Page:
FRAM = R.orientnew('FRAM', 'Simple', q4 + htangle, 2)
WR = ReferenceFrame('WR')
TEMPFRAM = FRAM.orientnew('TEMPFRAM', 'Simple', -htangle, 2)
FORK = FRAM.orientnew('FORK', 'Simple', q5, 1)
TEMPFORK = FORK.orientnew('TEMPFORK', 'Simple', -htangle, 2)
WF = ReferenceFrame('WF')

# Declaration of the RigidBody containers
BodyFram = RigidBody()
BodyFork = RigidBody()
BodyWR = RigidBody()
BodyWF = RigidBody()

# Setting the masses for the bodies
BodyFram.mass = mframe
BodyFork.mass = mfork
BodyWF.mass = mwf
BodyWR.mass = mwr

# Assigning the appropriate frames to each body
BodyFram.frame = FRAM
BodyFork.frame = FORK
BodyWR.frame = WR
BodyWF.frame = WF

# Kinematics of the Bicycle
# First block of code is forming the positions of the relevant points
# rear wheel contact -> rear wheel mass center -> frame mass center +
# frame/fork connection -> fork mass center + front wheel mass center -> front
# wheel contact point
WRhat = Point('WRhat')
WRmc = WRhat.newpoint('WRmc', WRrad * R.z)
STEER = WRmc.newpoint('STEER', framlength * FRAM.z)
FRAMmc = WRmc.newpoint('FRAMmc', -framcg1 * FRAM.x + framcg3 * FRAM.z)
FORKmc = STEER.newpoint('FORKmc', -forkcg1 * FORK.x + forkcg3 * FORK.z)
WFmc = STEER.newpoint('WFmc', forklength * FORK.x + forkoffset * FORK.z)
WFhat = WFmc.newpoint('WFhat', WFrad*(dot(FORK.y, Y.z)*FORK.y - Y.z).unit)

# Set the angular velocity of each frame.
# Angular accelerations end up being calculated automatically by
# differentiating the angular velocities when first needed.
# u1 is yaw rate
# u2 is roll rate
# u3 is rear wheel rate
# u4 is frame pitch rate
# u5 is fork steer rate
# u6 is front wheel rate
Y.set_ang_vel(N, u1 * Y.z)
R.set_ang_vel(Y, u2 * R.x)
WR.set_ang_vel(FRAM, u3 * FRAM.y)
FRAM.set_ang_vel(R, u4 * FRAM.y)
FORK.set_ang_vel(FRAM, u5 * FORK.x)
WF.set_ang_vel(FORK, u6 * FORK.y)

# Form the velocities of the previously defined points, using the 2 - point
# theorem (written out by hand here).
# Accelerations again are calculated automatically when first needed.
WRhat.set_vel(N, 0)
WRmc.set_vel(N, WRhat.vel(N) + (WR.ang_vel_in(N) ^ WRmc.pos_from(WRhat)))
STEER.set_vel(N, WRmc.vel(N) + (FRAM.ang_vel_in(N) ^ STEER.pos_from(WRmc)))
FRAMmc.set_vel(N, WRmc.vel(N) + (FRAM.ang_vel_in(N) ^ FRAMmc.pos_from(WRmc)))
FORKmc.set_vel(N, STEER.vel(N) + (FORK.ang_vel_in(N) ^ FORKmc.pos_from(STEER)))
WFmc.set_vel(N, STEER.vel(N) + (FORK.ang_vel_in(N) ^ WFmc.pos_from(STEER)))
WFhat.set_vel(N, WFmc.vel(N) + (WF.ang_vel_in(N) ^ WFhat.pos_from(WFmc)))

# Assign the relevant points to each body. = FRAMmc = FORKmc = WFmc = WRmc

# Sets the inertias of each body. Uses the inertia frame to construct the
# inertia dyadics. Wheel inertias are only defined by principle moments of
# inertia, and are in fact constant in the frame and fork reference frames; it
# is for this reason that the orientations of the wheels does not need to be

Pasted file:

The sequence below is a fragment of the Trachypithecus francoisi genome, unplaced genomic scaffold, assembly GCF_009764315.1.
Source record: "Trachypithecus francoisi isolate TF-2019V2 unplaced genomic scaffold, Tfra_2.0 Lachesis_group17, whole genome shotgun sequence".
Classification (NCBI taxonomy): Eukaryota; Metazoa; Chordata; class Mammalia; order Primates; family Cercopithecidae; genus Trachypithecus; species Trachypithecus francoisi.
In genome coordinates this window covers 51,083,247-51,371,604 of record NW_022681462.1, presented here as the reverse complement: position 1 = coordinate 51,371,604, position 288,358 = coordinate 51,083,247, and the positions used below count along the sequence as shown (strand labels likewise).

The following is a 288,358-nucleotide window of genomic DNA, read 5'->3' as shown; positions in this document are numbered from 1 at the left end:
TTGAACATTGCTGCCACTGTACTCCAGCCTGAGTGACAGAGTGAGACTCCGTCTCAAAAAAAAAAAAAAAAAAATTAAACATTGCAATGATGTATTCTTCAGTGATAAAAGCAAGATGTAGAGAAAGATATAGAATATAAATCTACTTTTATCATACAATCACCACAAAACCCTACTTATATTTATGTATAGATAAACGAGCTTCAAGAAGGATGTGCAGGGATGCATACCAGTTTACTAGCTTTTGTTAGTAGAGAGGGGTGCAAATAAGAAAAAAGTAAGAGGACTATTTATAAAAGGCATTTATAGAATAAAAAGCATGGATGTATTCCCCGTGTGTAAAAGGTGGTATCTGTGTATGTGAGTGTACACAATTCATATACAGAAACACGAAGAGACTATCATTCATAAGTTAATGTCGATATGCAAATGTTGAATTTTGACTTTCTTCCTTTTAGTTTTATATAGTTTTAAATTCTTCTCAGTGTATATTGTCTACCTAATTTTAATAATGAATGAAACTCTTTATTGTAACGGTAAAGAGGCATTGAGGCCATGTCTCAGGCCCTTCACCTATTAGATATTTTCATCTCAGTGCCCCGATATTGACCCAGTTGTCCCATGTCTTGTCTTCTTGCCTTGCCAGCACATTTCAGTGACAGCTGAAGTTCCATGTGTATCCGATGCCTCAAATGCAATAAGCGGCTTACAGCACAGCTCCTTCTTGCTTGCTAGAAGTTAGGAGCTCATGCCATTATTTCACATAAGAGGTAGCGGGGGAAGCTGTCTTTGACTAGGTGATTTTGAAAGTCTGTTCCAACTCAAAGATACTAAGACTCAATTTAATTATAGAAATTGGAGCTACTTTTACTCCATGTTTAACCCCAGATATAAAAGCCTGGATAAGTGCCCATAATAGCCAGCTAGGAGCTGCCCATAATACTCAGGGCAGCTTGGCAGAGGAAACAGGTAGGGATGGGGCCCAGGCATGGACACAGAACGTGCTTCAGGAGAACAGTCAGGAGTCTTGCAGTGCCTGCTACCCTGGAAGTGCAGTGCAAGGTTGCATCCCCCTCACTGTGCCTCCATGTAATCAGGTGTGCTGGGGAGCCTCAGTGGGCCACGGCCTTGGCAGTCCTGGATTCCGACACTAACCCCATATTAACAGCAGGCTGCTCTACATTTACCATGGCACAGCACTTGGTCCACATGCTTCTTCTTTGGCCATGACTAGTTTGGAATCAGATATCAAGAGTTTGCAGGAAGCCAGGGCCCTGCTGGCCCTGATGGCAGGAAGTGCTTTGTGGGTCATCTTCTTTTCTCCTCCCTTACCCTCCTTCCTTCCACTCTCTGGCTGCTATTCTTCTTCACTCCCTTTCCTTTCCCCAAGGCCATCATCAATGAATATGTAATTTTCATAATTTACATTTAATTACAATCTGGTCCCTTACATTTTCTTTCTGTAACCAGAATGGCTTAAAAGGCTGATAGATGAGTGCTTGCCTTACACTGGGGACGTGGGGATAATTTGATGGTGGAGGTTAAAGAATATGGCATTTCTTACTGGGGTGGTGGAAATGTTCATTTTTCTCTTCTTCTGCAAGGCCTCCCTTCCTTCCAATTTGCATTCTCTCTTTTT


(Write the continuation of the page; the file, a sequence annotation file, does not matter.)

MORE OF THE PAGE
# defined. The frame and fork inertias are defined in the 'TEMP' frames which
# are fixed to the appropriate body frames; this is to allow easier input of
# the reference values of the benchmark paper. Note that due to slightly
# different orientations, the products of inertia need to have their signs
# flipped; this is done later when entering the numerical value.
BodyFram.inertia = (inertia(TEMPFRAM, Ifram11, Ifram22, Ifram33, 0, 0, Ifram31), FRAMmc)
BodyFork.inertia = (inertia(TEMPFORK, Ifork11, Ifork22, Ifork33, 0, 0, Ifork31), FORKmc)
BodyWR.inertia = (inertia(FRAM, Iwr11, Iwr22, Iwr11), WRmc)
BodyWF.inertia = (inertia(FORK, Iwf11, Iwf22, Iwf11), WFmc)

print 'Before Forming the List of Nonholonomic Constraints.'

# The kinematic differential equations; they are defined quite simply. Each
# entry in this list is equal to zero.
kd = [q1d - u1, q2d - u2, q4d - u4, q5d - u5]

# The nonholonomic constraints are the velocity of the front wheel contact
# point dotted into the X, Y, and Z directions; the yaw frame is used as it is
# "closer" to the front wheel (1 less DCM connecting them). These constraints
# force the velocity of the front wheel contact point to be 0 in the inertial
# frame; the X and Y direction constraints enforce a "no-slip" condition, and
# the Z direction constraint forces the front wheel contact point to not move
# away from the ground frame, essentially replicating the holonomic constraint
# which does not allow the frame pitch to change in an invalid fashion.
conlspeed = [WFhat.vel(N) & Y.x, WFhat.vel(N) & Y.y, WFhat.vel(N) & Y.z]
# The holonomic constraint is that the position from the rear wheel contact
# point to the front wheel contact point when dotted into the normal-to-ground
# plane direction must be zero; effectively that the front and rear wheel
# contact points are always touching the ground plane. This is actually not
# part of the dynamic equations, but instead is necessary for the lineraization
# process.
conlcoord = [WFhat.pos_from(WRhat) & Y.z]

# The force list; each body has the appropriate gravitational force applied